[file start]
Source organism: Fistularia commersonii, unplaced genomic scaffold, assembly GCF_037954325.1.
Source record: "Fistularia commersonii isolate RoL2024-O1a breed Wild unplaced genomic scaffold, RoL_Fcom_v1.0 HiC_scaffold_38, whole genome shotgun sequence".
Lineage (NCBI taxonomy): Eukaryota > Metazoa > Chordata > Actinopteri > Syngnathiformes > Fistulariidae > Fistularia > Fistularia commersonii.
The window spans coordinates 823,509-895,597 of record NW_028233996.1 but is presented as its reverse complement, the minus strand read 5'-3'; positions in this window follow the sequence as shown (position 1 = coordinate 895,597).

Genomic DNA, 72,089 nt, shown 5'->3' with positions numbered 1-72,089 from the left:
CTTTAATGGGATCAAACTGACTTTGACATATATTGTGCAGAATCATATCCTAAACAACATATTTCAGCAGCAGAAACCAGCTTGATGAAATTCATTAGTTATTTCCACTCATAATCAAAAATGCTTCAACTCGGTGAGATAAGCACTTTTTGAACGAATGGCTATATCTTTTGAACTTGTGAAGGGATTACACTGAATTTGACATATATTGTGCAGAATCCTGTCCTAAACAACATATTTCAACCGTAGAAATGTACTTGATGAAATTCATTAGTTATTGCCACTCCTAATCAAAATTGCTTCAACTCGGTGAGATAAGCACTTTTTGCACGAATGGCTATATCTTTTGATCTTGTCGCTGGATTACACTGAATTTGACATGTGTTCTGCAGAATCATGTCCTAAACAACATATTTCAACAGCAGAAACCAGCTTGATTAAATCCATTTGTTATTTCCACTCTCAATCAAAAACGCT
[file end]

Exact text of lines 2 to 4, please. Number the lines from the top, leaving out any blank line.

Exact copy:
Source record: "Fistularia commersonii isolate RoL2024-O1a breed Wild unplaced genomic scaffold, RoL_Fcom_v1.0 HiC_scaffold_38, whole genome shotgun sequence".
Lineage (NCBI taxonomy): Eukaryota > Metazoa > Chordata > Actinopteri > Syngnathiformes > Fistulariidae > Fistularia > Fistularia commersonii.
The window spans coordinates 823,509-895,597 of record NW_028233996.1 but is presented as its reverse complement, the minus strand read 5'-3'; positions in this window follow the sequence as shown (position 1 = coordinate 895,597).